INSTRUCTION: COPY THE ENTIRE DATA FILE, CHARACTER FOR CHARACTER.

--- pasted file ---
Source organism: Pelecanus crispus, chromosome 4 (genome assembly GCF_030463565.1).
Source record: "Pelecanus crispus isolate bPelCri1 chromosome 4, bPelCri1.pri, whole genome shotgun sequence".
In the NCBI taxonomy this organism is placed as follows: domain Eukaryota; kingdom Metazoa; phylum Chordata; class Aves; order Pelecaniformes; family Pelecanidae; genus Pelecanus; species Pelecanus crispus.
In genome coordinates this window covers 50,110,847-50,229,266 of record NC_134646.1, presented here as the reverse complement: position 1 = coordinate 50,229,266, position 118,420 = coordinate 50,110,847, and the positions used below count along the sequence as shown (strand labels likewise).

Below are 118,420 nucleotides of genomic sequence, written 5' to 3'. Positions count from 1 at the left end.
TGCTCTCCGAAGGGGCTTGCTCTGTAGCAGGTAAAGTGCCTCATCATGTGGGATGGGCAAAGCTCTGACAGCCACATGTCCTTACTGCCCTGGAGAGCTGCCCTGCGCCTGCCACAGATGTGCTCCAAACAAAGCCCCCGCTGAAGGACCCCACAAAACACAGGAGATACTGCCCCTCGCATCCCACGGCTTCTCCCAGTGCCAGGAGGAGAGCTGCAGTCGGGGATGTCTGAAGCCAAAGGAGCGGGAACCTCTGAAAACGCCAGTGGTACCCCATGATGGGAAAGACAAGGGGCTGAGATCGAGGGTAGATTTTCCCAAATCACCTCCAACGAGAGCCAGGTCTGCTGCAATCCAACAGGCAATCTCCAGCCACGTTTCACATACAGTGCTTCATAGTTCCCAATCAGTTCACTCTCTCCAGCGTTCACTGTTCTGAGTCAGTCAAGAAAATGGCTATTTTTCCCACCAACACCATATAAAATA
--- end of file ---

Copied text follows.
Source organism: Pelecanus crispus, chromosome 4 (genome assembly GCF_030463565.1).
Source record: "Pelecanus crispus isolate bPelCri1 chromosome 4, bPelCri1.pri, whole genome shotgun sequence".
In the NCBI taxonomy this organism is placed as follows: domain Eukaryota; kingdom Metazoa; phylum Chordata; class Aves; order Pelecaniformes; family Pelecanidae; genus Pelecanus; species Pelecanus crispus.
In genome coordinates this window covers 50,110,847-50,229,266 of record NC_134646.1, presented here as the reverse complement: position 1 = coordinate 50,229,266, position 118,420 = coordinate 50,110,847, and the positions used below count along the sequence as shown (strand labels likewise).

Below are 118,420 nucleotides of genomic sequence, written 5' to 3'. Positions count from 1 at the left end.
TGCTCTCCGAAGGGGCTTGCTCTGTAGCAGGTAAAGTGCCTCATCATGTGGGATGGGCAAAGCTCTGACAGCCACATGTCCTTACTGCCCTGGAGAGCTGCCCTGCGCCTGCCACAGATGTGCTCCAAACAAAGCCCCCGCTGAAGGACCCCACAAAACACAGGAGATACTGCCCCTCGCATCCCACGGCTTCTCCCAGTGCCAGGAGGAGAGCTGCAGTCGGGGATGTCTGAAGCCAAAGGAGCGGGAACCTCTGAAAACGCCAGTGGTACCCCATGATGGGAAAGACAAGGGGCTGAGATCGAGGGTAGATTTTCCCAAATCACCTCCAACGAGAGCCAGGTCTGCTGCAATCCAACAGGCAATCTCCAGCCACGTTTCACATACAGTGCTTCATAGTTCCCAATCAGTTCACTCTCTCCAGCGTTCACTGTTCTGAGTCAGTCAAGAAAATGGCTATTTTTCCCACCAACACCATATAAAATA